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Driving Real Value with CSR: A Report from The Conference Board

September 23, 2013

Recently, The Conference Board issued a brief report (registration required) on ways that companies can drive economic and reputational value in targeted circumstances and improve a company's bottom line results through corporate social responsibility and sustainability efforts.

Written by Daniel Diermeier, a faculty member at Northwestern University, Driving Real Value with CSR posits that there are three areas where companies have captured value through corporate social responsibility:

  • Operational and regulatory risk. A focus on responsible practices can often yield process improvements that reduce costs and help the bottom line. An example is BP's adoption of a greenhouse emissions cap in 1997, which reduced emissions significantly and yielded a $600 million increase in net income by improving operational efficiency.
  • Reputational risk. CSR can be used to manage various risks and create value or prevent its loss. Rather than developing operational efficiencies, the goal here is to avoid negative attention from stakeholders. For example, after the Bangladeshi factory collapse, more than 50 clothing brands signed a safety agreement, with each company committing $500,000 to support factory inspections and safety measures.
  • The "market for virtue". In this area, companies aim to compete for customers, employees and investors by satisfying a demand for products and services that are perceived to address the common good. Businesses like Ben & Jerry's, the Body Shop and Whole Foods pursue this "benefit-focused" strategy as a competitive advantage.

One situation where the author suggests that corporations can capture benefit through CSR activities is responding to natural disasters. In these situations, the author asserts that companies should be seen as offering their help motivated by altruism rather than self-interest. Like the Good Samaritan, he believes that companies are judged by the competence and warmth they demonstrate when responding in these situations.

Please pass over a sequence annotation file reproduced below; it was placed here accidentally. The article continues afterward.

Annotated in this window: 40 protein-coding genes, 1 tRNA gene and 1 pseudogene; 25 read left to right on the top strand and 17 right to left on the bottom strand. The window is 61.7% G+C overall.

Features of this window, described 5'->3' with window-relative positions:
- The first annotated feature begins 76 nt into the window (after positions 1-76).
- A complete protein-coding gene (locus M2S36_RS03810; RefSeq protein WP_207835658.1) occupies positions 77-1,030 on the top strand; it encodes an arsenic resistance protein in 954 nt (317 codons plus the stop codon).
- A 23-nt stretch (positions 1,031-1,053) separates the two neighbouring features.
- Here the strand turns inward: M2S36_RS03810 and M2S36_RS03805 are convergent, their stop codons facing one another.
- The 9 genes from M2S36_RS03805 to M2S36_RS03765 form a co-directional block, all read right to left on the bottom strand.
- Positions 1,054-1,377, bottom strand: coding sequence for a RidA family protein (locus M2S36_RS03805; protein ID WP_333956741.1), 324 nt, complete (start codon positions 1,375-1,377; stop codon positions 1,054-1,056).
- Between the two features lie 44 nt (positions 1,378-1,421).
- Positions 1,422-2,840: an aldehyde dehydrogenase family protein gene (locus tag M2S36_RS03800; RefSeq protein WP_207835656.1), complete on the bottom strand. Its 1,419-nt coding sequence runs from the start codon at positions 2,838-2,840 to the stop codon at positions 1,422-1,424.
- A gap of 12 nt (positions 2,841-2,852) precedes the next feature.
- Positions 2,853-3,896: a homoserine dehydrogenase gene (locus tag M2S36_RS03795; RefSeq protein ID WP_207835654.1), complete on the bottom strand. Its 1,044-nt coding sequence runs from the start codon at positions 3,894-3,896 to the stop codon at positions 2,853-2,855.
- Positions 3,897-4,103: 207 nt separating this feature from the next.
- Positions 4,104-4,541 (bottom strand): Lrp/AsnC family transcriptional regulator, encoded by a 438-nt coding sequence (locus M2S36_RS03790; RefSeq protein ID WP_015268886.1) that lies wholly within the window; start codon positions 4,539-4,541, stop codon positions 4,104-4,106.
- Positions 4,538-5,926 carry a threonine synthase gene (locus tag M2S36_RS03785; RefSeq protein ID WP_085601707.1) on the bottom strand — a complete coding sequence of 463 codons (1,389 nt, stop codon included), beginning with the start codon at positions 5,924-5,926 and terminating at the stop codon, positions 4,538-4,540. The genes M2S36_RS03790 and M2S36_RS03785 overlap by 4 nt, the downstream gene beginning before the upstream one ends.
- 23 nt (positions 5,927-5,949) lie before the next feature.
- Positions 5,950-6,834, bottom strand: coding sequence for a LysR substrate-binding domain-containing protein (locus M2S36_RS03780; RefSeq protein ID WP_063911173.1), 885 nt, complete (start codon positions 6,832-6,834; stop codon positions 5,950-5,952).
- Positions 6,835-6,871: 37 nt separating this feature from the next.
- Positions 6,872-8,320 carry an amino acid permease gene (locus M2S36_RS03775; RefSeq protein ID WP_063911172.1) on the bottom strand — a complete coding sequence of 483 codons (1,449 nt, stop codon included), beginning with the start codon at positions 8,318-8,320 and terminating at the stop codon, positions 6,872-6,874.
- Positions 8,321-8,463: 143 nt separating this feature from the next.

Accordingly, he recommends the following principles that companies should follow when responding to natural disasters:

  • Authenticity. Actions should be seen as motivated by altruism and caring rather than self-interest. He cites "extravagant marketing" by Philip Morris of its women-focused responsibility efforts as an example that the public is sensitive to.
  • Competence. Actions should reflect skillful handling of the situation that demonstrates understanding of target groups' needs. Sears is cited as a company that has carefully assessed the needs of disaster victims and has responded with appropriate products and services.
  • Communication. Communications about actions should reflect their warmth and competence and avoid even the appearance of self-motivating factors. Walmart's decision to have local store managers and truck drivers – rather than executives -- featured in the media spotlight after Hurricane Katrina, is cited as a good example of this approach.

All of this makes sense to me, and I believe all communications about corporate social responsibility should reflect authenticity and competence—principles that we try to live by here at American Express.

What do you think? Do these principles make sense to you as a consumer or as a company representative? Let us know what you think by clicking here and sending me a message. Alternatively, follow me on Twitter at @timmcclimon and comment there. Thanks for reading and sharing this with colleagues.

P.S. Did you know that in a Forbes study of chief executives in 2010, 93 percent saw corporate social responsibility and sustainability as a "critical" future issue?


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